Does Networking Work for Employees?

Yes, it does. Business networking is an important aspect of professional growth and success. Whether you are self-employed or you are a professional working within a larger organization as an employee, I believe it is worth the time and effort to find networking groups that can refer new business to you. If you currently work for someone, I suggest you take steps to persuade your employer that you will get business by working with these groups. The following story demonstrates the ways that networking can be beneficial to you.

The Bank Manager’s Triumph: A Networking Success Story

Several years ago, I met a bank manager who was diligently attempting to persuade his supervisor that participation in a BNI® chapter would yield substantial results for his branch. The supervisor reluctantly agreed to let him become a member on a trial basis. The bank manager began getting referrals soon after joining the group. After several months, a fellow member gave him a particularly good referral; it was a man who was disgruntled with the level of service at his current bank. The manager decided to visit the man at his company. The man told the bank manager that he felt he was not getting personal service from his bank. The manager assured him that his bank prided itself on service. He gave the man his personal mobile and his home phone number and told him that if there were ever a problem, he could be reached any time of day, at home or at work. The man thanked him for coming to his office and told him he would get back to him.  

Two days later, at exactly 9:00 a.m., the man was standing at the bank door with several savings and checkbooks in hand. The branch manager met him at the door and thanked him for coming to his branch. The man said he was impressed with the way he was handled by the manager and that he had decided to transfer his accounts to the manager’s bank. To the astonishment of the bank manager, the new customer handed over checking, savings, and money-market accounts totaling over $950,000! After everything was completed, the man told the manager how glad he was to be referred to him by their mutual friend.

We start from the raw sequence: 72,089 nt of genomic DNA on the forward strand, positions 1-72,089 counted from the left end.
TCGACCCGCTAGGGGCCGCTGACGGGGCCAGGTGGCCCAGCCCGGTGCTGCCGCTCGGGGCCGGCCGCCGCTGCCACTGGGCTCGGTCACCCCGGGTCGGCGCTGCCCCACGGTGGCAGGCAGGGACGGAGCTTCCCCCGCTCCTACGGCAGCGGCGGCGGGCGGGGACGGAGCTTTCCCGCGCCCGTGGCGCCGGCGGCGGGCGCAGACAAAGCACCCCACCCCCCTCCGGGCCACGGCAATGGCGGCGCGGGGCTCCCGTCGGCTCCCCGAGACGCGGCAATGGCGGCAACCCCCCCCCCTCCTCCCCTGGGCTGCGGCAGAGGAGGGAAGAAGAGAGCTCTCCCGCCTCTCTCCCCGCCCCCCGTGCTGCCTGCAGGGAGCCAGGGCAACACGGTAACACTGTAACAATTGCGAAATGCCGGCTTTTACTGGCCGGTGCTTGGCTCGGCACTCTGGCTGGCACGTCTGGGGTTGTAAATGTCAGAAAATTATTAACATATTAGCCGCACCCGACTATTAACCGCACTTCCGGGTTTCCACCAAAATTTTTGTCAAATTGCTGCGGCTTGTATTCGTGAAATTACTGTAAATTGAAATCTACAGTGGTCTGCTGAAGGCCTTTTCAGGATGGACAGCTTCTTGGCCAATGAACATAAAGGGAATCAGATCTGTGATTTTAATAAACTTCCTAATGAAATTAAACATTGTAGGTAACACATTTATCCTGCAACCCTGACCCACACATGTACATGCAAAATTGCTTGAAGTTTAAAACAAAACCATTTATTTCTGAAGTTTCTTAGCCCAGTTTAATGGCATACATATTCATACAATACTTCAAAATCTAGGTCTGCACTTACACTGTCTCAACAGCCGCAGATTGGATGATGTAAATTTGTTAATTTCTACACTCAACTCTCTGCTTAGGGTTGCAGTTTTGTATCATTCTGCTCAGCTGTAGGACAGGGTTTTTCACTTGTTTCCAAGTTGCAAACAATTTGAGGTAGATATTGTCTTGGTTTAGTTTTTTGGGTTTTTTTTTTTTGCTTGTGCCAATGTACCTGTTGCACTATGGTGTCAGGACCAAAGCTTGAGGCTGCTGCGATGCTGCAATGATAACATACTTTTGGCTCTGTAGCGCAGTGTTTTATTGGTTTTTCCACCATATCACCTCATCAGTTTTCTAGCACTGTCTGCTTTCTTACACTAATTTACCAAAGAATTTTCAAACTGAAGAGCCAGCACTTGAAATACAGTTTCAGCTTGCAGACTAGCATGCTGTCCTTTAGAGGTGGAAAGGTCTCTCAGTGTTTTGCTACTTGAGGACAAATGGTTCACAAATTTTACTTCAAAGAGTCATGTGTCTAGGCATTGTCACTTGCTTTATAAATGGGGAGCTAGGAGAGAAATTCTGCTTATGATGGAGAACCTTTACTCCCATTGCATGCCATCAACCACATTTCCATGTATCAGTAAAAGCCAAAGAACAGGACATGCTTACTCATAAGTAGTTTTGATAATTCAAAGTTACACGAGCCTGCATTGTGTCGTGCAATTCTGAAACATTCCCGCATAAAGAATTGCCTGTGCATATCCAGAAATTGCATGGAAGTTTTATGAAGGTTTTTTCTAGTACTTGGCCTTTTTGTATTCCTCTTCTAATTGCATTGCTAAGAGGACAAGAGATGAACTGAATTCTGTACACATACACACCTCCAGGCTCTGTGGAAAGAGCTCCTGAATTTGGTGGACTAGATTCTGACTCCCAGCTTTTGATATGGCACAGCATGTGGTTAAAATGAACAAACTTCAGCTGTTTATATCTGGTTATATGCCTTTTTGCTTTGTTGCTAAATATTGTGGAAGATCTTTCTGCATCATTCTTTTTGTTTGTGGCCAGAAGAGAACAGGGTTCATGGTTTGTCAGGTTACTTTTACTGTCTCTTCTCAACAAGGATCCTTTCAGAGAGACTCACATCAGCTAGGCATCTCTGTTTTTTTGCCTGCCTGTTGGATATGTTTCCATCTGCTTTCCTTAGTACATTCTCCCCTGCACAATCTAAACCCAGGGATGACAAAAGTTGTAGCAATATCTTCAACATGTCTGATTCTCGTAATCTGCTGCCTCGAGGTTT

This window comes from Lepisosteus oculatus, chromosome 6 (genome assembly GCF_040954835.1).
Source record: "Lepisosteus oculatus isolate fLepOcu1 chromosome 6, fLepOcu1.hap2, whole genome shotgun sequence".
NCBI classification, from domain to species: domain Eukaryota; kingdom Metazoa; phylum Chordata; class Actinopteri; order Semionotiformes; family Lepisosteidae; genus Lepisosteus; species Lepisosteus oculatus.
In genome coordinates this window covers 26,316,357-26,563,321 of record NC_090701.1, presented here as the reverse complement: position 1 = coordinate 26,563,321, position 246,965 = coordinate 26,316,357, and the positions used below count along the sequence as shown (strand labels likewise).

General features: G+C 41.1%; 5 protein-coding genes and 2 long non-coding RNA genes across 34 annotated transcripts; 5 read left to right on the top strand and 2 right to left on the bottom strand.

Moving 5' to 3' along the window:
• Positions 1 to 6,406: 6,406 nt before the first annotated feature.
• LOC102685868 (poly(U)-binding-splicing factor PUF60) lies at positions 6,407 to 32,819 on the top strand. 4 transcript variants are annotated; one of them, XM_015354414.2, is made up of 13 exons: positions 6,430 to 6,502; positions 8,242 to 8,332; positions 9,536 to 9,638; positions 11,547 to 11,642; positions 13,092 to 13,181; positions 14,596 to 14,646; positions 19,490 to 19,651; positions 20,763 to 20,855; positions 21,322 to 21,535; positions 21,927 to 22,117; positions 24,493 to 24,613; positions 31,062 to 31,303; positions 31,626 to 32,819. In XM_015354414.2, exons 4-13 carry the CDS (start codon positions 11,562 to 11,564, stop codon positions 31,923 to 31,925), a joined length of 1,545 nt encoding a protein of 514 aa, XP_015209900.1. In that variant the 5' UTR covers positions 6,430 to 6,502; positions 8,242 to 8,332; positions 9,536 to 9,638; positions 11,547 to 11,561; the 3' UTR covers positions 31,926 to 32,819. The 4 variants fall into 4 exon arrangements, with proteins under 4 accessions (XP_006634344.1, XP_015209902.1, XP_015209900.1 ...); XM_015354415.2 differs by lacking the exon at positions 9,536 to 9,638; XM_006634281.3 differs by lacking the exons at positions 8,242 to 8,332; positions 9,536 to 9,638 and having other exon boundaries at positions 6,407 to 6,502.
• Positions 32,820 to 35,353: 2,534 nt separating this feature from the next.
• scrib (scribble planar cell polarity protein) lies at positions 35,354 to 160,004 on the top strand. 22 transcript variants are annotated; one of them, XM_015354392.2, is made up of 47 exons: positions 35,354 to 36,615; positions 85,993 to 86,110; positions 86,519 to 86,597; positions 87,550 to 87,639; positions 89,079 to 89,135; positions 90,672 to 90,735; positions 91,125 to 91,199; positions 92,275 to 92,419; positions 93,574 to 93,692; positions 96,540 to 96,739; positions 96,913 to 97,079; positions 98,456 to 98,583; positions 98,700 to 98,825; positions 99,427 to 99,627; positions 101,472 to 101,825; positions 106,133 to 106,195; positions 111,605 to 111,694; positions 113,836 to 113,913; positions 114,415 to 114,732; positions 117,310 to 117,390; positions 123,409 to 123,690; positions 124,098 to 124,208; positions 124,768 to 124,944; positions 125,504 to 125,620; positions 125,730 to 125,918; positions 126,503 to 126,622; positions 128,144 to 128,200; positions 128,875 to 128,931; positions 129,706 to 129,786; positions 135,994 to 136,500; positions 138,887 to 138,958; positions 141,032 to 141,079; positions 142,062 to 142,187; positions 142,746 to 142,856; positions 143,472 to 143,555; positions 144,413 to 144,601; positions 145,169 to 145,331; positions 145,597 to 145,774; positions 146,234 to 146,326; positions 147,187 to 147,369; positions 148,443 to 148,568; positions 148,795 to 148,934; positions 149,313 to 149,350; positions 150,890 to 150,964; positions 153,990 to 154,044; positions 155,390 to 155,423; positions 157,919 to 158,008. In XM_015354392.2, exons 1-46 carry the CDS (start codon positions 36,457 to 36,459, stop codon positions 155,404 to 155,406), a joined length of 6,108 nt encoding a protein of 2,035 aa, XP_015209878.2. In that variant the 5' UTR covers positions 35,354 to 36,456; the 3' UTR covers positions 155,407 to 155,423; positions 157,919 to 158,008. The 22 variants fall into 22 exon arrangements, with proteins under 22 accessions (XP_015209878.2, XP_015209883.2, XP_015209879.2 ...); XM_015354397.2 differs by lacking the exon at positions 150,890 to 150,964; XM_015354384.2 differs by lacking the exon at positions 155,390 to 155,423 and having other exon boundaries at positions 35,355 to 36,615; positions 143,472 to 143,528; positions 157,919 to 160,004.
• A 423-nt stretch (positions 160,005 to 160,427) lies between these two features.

News of the Referral Got Around

I first heard this story when my office, BNI Headquarters, started getting phone calls from every branch manager in Southern California, USA, who worked for that particular bank. Each of them wanted information about a local BNI chapter in their area. When the bank manager who got the $950,000 referral told his supervisor where he got the referral from, the supervisor (Remember him? He was the reluctant one.) called all his other branch managers and told them to join a local BNI chapter within the next two weeks. The transformative power of effective networking had not only boosted individual success, it had also become a catalyst for organizational change.

Lessons for Employees: Persuasion and Initiative

For those of you working as employees, the bank manager’s triumph offers valuable lessons – the biggest one is persuade your supervisor. Convincing supervisors of the merits of business networking is often the first hurdle. I spoke to an individual who was eager to join a networking group but faced continued resistance from his boss, who cited budget constraints and said the company would not pay for it. Undeterred, the savvy salesman proposed a compelling deal: he would personally fund the membership, and if he secured two referrals resulting in sales within the thirty days, the company would reimburse him. The boss said, “Sure, if you come in with two sales, I’ll see to it that the company pays for the membership.”